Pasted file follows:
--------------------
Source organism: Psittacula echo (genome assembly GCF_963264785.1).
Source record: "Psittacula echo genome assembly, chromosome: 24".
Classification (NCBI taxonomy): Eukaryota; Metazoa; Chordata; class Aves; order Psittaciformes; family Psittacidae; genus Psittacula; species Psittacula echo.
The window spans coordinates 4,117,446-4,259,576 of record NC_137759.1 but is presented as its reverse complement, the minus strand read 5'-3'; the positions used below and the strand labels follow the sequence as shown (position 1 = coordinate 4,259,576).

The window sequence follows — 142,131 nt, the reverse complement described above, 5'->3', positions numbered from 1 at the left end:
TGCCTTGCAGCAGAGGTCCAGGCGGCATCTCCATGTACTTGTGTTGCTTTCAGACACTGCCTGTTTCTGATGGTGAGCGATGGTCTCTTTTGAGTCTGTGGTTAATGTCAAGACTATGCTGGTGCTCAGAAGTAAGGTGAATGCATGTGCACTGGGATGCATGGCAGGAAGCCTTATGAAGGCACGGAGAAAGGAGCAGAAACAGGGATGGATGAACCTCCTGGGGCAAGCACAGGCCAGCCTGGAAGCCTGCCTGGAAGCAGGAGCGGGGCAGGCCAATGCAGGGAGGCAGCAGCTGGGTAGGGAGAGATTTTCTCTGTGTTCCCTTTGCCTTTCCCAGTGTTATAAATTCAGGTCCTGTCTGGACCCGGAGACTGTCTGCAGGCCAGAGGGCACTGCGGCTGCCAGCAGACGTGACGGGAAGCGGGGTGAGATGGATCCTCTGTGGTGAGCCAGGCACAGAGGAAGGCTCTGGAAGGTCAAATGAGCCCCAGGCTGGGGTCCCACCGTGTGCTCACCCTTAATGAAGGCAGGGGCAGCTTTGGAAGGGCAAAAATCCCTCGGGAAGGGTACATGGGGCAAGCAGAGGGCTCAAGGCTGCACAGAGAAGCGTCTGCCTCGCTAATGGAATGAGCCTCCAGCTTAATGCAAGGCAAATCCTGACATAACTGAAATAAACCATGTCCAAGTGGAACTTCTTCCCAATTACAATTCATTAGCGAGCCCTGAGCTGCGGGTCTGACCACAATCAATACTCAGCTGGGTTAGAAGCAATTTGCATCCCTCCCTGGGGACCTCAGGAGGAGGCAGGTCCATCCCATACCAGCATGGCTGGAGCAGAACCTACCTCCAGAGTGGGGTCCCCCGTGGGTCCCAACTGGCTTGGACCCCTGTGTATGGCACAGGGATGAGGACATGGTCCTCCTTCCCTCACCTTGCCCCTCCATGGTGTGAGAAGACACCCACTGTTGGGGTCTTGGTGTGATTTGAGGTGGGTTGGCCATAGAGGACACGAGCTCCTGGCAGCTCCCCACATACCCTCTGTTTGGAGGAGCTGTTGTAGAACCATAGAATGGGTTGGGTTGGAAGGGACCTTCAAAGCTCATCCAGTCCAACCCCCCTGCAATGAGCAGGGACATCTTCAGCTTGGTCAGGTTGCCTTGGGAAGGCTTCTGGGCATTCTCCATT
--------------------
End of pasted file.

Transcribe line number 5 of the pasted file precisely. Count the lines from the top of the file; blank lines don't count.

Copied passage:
The window sequence follows — 142,131 nt, the reverse complement described above, 5'->3', positions numbered from 1 at the left end: